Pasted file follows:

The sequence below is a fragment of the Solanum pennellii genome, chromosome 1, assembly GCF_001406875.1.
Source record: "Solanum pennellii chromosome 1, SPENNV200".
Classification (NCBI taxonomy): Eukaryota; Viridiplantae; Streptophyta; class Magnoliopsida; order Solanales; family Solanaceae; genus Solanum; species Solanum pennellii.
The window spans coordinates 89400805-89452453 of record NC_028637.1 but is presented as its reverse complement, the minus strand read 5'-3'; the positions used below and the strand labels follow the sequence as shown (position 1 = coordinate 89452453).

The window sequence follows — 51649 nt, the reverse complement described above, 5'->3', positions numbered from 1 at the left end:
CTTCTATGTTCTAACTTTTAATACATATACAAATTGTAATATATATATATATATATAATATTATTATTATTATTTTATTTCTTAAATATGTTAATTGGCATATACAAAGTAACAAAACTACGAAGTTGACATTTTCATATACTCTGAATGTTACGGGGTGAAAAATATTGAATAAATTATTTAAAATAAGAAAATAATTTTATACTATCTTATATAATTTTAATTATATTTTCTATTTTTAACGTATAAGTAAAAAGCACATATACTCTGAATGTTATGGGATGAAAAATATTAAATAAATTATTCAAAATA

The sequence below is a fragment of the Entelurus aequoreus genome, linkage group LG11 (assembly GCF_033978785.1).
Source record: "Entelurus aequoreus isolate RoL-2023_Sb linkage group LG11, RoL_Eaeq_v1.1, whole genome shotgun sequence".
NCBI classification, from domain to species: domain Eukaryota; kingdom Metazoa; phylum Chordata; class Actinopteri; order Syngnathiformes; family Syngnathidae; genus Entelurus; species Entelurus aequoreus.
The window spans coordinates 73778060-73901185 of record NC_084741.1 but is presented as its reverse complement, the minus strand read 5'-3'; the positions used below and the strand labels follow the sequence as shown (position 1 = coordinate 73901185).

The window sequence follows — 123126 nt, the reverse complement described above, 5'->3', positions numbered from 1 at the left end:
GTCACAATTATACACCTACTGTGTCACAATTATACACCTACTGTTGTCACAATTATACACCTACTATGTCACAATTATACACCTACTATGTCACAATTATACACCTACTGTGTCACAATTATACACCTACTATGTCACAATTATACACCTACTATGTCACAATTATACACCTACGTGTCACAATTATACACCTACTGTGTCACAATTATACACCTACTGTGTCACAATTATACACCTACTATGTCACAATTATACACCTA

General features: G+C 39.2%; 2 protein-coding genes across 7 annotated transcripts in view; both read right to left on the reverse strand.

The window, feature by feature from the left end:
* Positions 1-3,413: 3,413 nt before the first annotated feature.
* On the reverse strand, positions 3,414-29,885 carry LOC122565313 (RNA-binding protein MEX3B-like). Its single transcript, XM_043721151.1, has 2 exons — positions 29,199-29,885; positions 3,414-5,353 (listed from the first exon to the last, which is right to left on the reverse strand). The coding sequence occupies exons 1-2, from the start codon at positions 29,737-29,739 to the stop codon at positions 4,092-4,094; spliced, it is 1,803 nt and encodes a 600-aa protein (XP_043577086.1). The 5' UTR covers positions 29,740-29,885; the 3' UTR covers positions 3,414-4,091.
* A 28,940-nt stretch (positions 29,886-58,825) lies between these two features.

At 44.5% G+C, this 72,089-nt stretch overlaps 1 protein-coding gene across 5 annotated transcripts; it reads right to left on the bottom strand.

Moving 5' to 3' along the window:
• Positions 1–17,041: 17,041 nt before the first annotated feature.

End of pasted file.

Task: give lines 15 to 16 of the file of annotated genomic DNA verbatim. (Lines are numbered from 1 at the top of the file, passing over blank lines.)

* Positions 1-3,413: 3,413 nt before the first annotated feature.
* On the reverse strand, positions 3,414-29,885 carry LOC122565313 (RNA-binding protein MEX3B-like). Its single transcript, XM_043721151.1, has 2 exons — positions 29,199-29,885; positions 3,414-5,353 (listed from the first exon to the last, which is right to left on the reverse strand). The coding sequence occupies exons 1-2, from the start codon at positions 29,737-29,739 to the stop codon at positions 4,092-4,094; spliced, it is 1,803 nt and encodes a 600-aa protein (XP_043577086.1). The 5' UTR covers positions 29,740-29,885; the 3' UTR covers positions 3,414-4,091.